Frightened Rabbit are a fairly unnoticed Scottish band that have released three stellar albums in just over 6 years and are expected to release their fourth in 2012. Their second release, The Midnight Organ Fight was my first brush with the band, when I heard the track Keep Yourself Warm. This track is a brilliant introduction to Frabbit, but not necessarily the most accurate. I went on to buy the whole album and instantly fell in love.
The folk-ish acoustic stylings of Frightened Rabbit have hints of traditional Scottish music, but the energy of modern indie bands. Either way, Frabbit don’t fall into either camp. The opening track, “The Modern Leper” is one of the most representative tracks that the album has, beginning with a solitary acoustic guitar and vocalist Scott Hutchison’s light voice passing over the top. The track reaches crescendo as the lyrics swell with optimism. Truth be told this isn’t an optimistic album: it’s heartbreaking. It details the story of a brutal breakup. But in no way is it angsty, it doesn’t complain, it simply notes the feelings and situations that one finds oneself in during a breakup. It’s so beautifully observant that it’s hard not to empathise with Hutchison, who drew from personal experience to pen the lyrics for this album. Between the lines, though, the music doesn’t ever feel immediately depressive, aside from tracks like “My Backwards Walk” and “Keep Yourself Warm”, but the vocals change the major chords to minors. There are so many layers to each track, with multiple guitars twisting and tweeting, the occasional keyboard or piano, almost inappropriate upbeatness to the drums over the slower numbers. There are the permeating backing vocals supporting most melodies in the record, meaning that fans can even sing along with the instrumental sections in a live show. It’s been penned with such artistry that there’s no point on a single track that doesn’t feel out of place for a single second. The tracks are compacted into 3-4 minutes of absolute songwriting. Switching from acoustic guitars to electric for tracks like “Fast Blood”, from which the album takes its title, allowing a more echoey sound for the instrumental. The production on the album too holds its own, making the album sound like it’s been recorded at one time but still each track has its own individual sound.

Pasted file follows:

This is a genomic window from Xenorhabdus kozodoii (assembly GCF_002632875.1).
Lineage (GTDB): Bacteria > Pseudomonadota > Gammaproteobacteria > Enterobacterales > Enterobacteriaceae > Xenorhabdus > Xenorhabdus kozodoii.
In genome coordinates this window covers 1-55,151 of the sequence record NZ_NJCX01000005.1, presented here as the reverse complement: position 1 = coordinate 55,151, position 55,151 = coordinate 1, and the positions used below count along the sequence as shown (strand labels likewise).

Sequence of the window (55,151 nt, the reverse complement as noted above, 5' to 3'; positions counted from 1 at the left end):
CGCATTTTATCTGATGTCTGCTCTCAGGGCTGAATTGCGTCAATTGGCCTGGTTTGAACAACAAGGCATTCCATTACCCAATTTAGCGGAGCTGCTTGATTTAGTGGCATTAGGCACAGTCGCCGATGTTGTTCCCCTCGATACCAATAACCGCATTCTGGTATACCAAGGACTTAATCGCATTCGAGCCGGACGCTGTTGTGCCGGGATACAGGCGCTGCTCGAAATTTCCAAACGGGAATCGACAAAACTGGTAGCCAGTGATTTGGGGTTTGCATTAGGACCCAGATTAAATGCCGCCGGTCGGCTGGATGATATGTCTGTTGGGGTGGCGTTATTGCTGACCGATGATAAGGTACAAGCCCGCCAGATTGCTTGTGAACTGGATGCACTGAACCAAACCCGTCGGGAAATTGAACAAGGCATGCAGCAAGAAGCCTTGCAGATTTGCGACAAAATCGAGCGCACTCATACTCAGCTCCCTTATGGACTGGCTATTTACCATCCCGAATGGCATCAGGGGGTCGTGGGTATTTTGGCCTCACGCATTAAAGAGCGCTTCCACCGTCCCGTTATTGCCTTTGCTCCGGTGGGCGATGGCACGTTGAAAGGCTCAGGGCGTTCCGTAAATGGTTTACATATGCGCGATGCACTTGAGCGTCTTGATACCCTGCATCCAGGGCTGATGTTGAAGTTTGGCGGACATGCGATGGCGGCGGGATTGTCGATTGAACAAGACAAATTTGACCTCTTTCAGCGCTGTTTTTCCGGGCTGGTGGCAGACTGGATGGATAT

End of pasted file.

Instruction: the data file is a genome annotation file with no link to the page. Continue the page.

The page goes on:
There are dancier tracks too, with songs like “Old Old Fashioned”, an oddly cheerful song pining for the return to happiness in a doomed relationship – “Let’s get old fashioned, back to how things used to be/If I get old, old fashioned, would you get old old fashioned with me?” which seems like the dancey counterpart to “Poke”, which is probably the quietest song on the album and because it’s so understated, it feels like the low point of the album.
In all, The Midnight Organ Fight has the highs and lows that all the best albums do, heartbreaking and oddly uplifting at the same time. The music is one hundred percent on point and the sound is so atmospheric. If you like the current indie-folk revival, chances are you’ll love Frightened Rabbit, and if you like Scottish music, you’ll love Frightened Rabbit, and if you like albums for when you’re upset, you’ll love Frightened Rabbit, and if you’re a fan of albums for when you’re in a great mood, you’ll love Frightened Rabbit.
Get this album.
Best Tracks: “Floating In The Forth”, “Keep Yourself Warm”, “The Modern Leper”, “My Backwards Walk”